• As both a Frisell fan and a Wilco fan, oh, AND a Cline fan, it’s needless to say how jealous I am, Glen. Damn. No, I take that back: DAMN! I so hope they were recording this for future release.

  • Tom,

    For someone who loves avant-guitar noise (with just the right touch of restraint), this was as close to heaven as it gets. And I bet if you did a thorough search, somebody out there caught it on tape. They just had to. Good luck!


  • Jason Welch

    Glen, good review and thanks for including the playlist as there were a few towards the end of night (Airline to Heaven, for example) that I couldn’t place.


  • Thanx Jason. Always happy to be of service to my fellow Washingtonians.


  • I was lucky to see them the night before (August 20th) at the outdoor Malkin Bowl in Vancouver, Canada.

    After having grown up through a few punk gigs at the Smiling Buddha, and now aged with considerable bulk, easy now to hold my own against frail computer programmer guys and Yaletown water-bottle girls with Nana Mouskouri glasses. My elbows didn’t even bruise.

    I remember now why I love Malkin Bowl for gigs. Perhaps it was the stormy skies over Stanely Park. A moody backdrop with threatening weather only framed Wilco’s complex and brooding sound. I don’t think there is a better venue for live sound outside of the old PNE Gardens. Vancouver needs more outdoor concerts at the Malkin. Fall, Winter, summer. Picture a cold winter night with light snow falling, hot chocolate in hand and an intimate band playing. Tarps maybe when it rains.

    Great gig, great band that keeps chasing inspiration, which, when they find it keeps inspiring listeners as well as countless musicians and writers.

    Jeff Tweedy has conquered a lot of demons and is becoming a confident showman and much less reluctant frontman.
    He’s even having improvised fun conversations with the audience. While Tweedy interacts with the audience, bassist John Stirratt remains the grounding conduit that links Tweedy’s vocal to the rest of the musicians on stage. Which is a very underrated position in any band because everyone on stage turns to you when it seems the music is about to go off the rails. After 13 years together, Stirratt anticipates where Tweedy is going next.

    Guitarist Nels Cline is the element that was sorely missing for from Wilco for too long: blatant showmanship. He is one part manic showman, one part stunning craftsman. Not that the world needs more lead guitar players, but in Wilco’s case Cline holds the attention of the audience visually and drives the audience and band to new heights during moving and inventive guitar solos which effectively go over the top. He is the balancing musical foil to Tweedy’s earnest and searching delivery.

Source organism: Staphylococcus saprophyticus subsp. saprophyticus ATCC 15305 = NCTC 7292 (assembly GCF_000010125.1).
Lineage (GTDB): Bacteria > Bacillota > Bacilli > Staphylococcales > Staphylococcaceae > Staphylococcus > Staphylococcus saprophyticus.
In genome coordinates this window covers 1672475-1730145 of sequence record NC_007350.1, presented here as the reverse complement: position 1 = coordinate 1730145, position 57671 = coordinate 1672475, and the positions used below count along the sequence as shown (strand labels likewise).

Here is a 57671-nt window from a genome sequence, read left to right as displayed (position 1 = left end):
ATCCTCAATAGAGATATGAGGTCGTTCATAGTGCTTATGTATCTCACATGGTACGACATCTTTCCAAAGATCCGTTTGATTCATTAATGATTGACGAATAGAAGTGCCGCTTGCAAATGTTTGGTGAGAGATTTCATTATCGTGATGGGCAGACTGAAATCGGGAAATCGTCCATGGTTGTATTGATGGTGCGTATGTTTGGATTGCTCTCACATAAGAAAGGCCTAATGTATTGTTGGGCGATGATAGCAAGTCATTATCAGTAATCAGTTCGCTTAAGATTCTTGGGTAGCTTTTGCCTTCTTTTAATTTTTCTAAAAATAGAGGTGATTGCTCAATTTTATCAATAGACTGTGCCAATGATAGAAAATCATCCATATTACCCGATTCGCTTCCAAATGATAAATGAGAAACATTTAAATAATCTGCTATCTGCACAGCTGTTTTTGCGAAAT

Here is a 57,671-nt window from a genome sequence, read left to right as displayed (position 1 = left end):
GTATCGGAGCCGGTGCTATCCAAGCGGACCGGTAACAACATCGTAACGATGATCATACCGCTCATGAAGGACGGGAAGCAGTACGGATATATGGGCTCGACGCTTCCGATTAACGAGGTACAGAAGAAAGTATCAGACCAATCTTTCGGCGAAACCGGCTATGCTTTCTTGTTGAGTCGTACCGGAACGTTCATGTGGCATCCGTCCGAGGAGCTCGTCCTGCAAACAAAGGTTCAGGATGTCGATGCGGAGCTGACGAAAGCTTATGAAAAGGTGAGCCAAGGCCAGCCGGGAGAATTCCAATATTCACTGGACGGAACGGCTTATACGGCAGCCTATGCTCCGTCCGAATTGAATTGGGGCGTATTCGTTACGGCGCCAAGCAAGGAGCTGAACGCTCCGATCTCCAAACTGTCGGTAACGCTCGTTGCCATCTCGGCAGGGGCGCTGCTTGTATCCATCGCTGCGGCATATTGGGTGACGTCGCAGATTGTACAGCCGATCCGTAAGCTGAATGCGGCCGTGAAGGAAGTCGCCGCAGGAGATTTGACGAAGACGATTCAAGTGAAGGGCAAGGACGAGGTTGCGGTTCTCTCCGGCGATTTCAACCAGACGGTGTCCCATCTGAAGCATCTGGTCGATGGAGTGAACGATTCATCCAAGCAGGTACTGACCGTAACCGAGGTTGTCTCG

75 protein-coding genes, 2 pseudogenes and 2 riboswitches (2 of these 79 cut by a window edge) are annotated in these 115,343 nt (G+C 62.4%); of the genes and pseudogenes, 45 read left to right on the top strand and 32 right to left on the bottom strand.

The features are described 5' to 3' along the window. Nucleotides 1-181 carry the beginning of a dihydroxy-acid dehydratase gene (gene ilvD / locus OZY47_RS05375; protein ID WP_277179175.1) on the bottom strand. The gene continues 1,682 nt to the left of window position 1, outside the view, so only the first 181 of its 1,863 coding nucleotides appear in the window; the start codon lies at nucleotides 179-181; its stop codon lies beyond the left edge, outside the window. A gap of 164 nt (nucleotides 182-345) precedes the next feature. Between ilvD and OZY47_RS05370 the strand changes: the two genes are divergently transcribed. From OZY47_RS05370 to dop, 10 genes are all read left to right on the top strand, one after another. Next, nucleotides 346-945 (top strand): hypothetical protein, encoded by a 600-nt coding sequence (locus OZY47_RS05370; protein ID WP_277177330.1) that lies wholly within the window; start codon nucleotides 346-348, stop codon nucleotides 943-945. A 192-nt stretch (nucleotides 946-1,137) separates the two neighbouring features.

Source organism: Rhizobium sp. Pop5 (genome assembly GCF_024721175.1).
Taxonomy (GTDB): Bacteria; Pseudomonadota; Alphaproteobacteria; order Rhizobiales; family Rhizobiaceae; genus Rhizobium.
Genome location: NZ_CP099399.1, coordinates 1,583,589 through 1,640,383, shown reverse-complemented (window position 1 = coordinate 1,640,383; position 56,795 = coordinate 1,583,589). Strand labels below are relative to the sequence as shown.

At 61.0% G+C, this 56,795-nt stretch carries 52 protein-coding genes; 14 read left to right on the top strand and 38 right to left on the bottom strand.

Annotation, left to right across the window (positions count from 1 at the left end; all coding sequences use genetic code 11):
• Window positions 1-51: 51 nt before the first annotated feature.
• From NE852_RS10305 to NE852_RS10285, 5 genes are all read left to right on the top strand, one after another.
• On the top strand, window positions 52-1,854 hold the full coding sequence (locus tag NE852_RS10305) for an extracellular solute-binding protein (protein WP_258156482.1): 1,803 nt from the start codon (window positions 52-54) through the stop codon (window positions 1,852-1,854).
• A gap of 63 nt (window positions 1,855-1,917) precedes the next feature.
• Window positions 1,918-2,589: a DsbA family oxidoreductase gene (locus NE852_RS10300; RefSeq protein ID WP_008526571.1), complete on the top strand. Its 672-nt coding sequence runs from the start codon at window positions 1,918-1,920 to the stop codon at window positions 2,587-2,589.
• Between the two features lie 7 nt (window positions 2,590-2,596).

Where Cline is most effective is in augmenting Jeff Tweedy’s guitar solos. Together they take a guitar solo, follow it along and develop lines to see where they can go. In the past, Tweedy’s guitar solos have sputtered and fallen apart due to self-consciousness. Now Cline takes Tweedy’s basic solo and keeps adding to it, each time taking cues and then building and building to effective crescendo and logical conclusion. When Pat Sansore jumps into the three-guitar mix the band truly soars and briefly echos the better moments of the Allman Brothers or Lynyrd Skynyrd. Then they move on quickly. Wilco is not a band that dwells anymore. They get to the point and move on.

    Pat Sansore also doubles on piano and adds solid stage presence when needed. Keyboardist Mikael Jorgensen stoically and studiously hold the back-line intact and allows the music to flow continuously without a hiccup. It’s dynamic drummer Glenn Kotche that ebbs and flows like a Newfoundland tide. Keeping the beat rock steady but then driving up the dynamics instantly in a wild-card flourish. The band is working together now as a great band does. Strongly cohesive with moments of outstanding, intense individual flash and solo flare.

    Wilco’s musicianship level is now very high and growing. Thoroughly seasoned musical maturity is reaching levels where technique disappears and pure audience communication begins. Overcoming “audience cool” is always a challenge for any performer, more so with the Wilco audience. From what I saw the audience was primarily 30-something professionals with extensive and appropriately eclectic CD collections and iPod Playlists. Well groomed with only one strategic and tasty tattoo. Somewhat previously bohemian and now studiously respectable. Quickly however, their cool facade was thwarted and they were wrapped up in the very powerful music while Tweedy lured them into the palm of his hand

  • live

    The guitar is exactly what was needed for the Wilco band. The guitar is like one of my favorite instruments. I saw a few clips from you tube and Cline was showing his tail off. If you ask me, the show was pretty nice. Does the band have any up-coming shows in the future?